Starting Out in the Evening

Everything about Andrew Wagner's intimate and intelligent film screams low-budget. From its digital video production values to its interior New York locations to its flat, overly deliberate pace, Starting Out in the Evening is the definition of indie filmmaking. Except when it comes to the performances.

Wagner's remarkable cast grounds his dangerously precious and all-too understated film while generating real dramatic sparks. Led by the glorious Frank Langella, the cast spins an involving web of relationships that are as interesting as they are intelligent. And much like Peter O'Toole in last year's Venus or John Hurt in Love and Death on Long Island, Langella doesn't just dominate the story — he is the story.

Langella is Leonard Schiller, a New York novelist whose work has fallen out of print while he's spent the last decade trying to finish his latest and probably last book. Leonard's dedicated and serious; he dons a jacket and tie before sitting down at his typewriter. His routine is as regimented as it is uncompromising, dampening his relationship with his daughter Ariel (Lili Taylor) and cutting him off from much of the world outside his modest apartment.

Enter Heather (Lauren Ambrose), an admiring grad student who proposes to save Leonard's career by writing her thesis about him. An adoring and fiercely ambitious twentysomething, Heather's literary and personal motives become hard to separate as she thaws Leonard's guarded nature, earns his friendship then pushes things into a calamitously strange romance.

Though the setup appears destined to deliver a somber melodrama, Wagner's shrewder than that — his characters are surprising and unsettlingly real. While it's easy to see Heather as a shameless and overly entitled academic, her brashness is born of youth and her affection for Leonard is sincere. She longs to map the emotional landscape of her favorite writer through his words, but is unaware of how much she projects herself onto his pages.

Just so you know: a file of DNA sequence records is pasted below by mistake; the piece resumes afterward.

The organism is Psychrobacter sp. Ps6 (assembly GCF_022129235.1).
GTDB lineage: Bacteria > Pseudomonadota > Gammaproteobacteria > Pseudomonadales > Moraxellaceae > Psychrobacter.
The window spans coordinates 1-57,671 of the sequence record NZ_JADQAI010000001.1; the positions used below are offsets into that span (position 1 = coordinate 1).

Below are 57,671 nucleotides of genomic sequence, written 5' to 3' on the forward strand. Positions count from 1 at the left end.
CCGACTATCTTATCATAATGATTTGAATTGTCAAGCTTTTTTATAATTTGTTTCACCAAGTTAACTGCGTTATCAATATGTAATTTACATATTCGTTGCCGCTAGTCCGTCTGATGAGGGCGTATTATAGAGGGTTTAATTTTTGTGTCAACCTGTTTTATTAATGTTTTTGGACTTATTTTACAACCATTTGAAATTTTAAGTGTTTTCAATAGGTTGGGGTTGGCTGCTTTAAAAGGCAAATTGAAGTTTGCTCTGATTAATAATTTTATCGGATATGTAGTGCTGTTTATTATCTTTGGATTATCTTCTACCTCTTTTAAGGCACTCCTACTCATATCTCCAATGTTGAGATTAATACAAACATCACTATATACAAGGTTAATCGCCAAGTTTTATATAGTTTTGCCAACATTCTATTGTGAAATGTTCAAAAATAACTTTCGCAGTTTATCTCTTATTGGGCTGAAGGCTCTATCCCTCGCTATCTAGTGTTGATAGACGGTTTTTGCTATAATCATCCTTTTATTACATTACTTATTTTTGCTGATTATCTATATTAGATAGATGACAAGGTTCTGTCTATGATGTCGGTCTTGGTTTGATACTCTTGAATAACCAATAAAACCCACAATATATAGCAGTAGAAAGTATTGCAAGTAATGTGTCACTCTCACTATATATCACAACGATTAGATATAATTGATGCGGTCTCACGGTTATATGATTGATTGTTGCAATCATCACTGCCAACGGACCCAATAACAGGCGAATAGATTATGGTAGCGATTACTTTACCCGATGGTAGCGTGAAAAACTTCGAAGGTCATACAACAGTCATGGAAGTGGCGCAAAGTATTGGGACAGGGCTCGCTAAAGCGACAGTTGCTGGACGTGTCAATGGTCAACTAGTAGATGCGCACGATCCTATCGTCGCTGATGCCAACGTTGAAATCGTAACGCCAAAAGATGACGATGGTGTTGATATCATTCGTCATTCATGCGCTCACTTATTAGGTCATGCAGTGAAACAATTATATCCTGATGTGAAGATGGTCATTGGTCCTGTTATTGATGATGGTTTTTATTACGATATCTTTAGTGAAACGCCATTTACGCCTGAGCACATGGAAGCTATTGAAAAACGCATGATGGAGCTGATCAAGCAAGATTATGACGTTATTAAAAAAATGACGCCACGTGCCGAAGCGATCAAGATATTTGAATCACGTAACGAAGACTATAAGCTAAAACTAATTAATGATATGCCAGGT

Leonard, in contrast, knows all too well that his writing is merely "fingerprints," only a hint of the life he's led. But locked inside his earliest work is the seed of emotional turmoil. That upheaval came to a tragic end and became a sad excuse to hide from the messiness of life and thus defanged his work.

It's heady stuff and not nearly as pretentious as it sounds. Overshadowing the ontological discussions of literature and life is a poignant story about a proud, selfish, lonely man who must face that he's running out of time and words. Despite the gulf between their ages (and some awkward missteps in Wagner's script), Ambrose and Langella create an involving and distinctively adult relationship that brims with real emotion: His, a cautiously hopeful confusion, hers a precocious and selfish naïveté.

It's all held in contrast to a subplot involving Leonard's daughter who desperately wants a child but loves a man (Adrian Lester) who doesn't. Though it takes an overly sentimental wrong turn in its final minutes, Taylor is so good you forgive Wagner's Hallmarkian flourish.

The temptation will be strong to dismiss this small cinematic gem the same way tweedy white writers like Leonard are dismissed in lit circles of hip righteousness and knowing irony. Give in to that bias and you'll be missing out on one of the smarter films and three of the best performances of the year.

Showing at the Maple Art Theatre 4135 W. Maple Rd., Bloomfield Hills; 248-263-2111.

Jeff Meyers writes about film for Metro Times. Send comments to [email protected].

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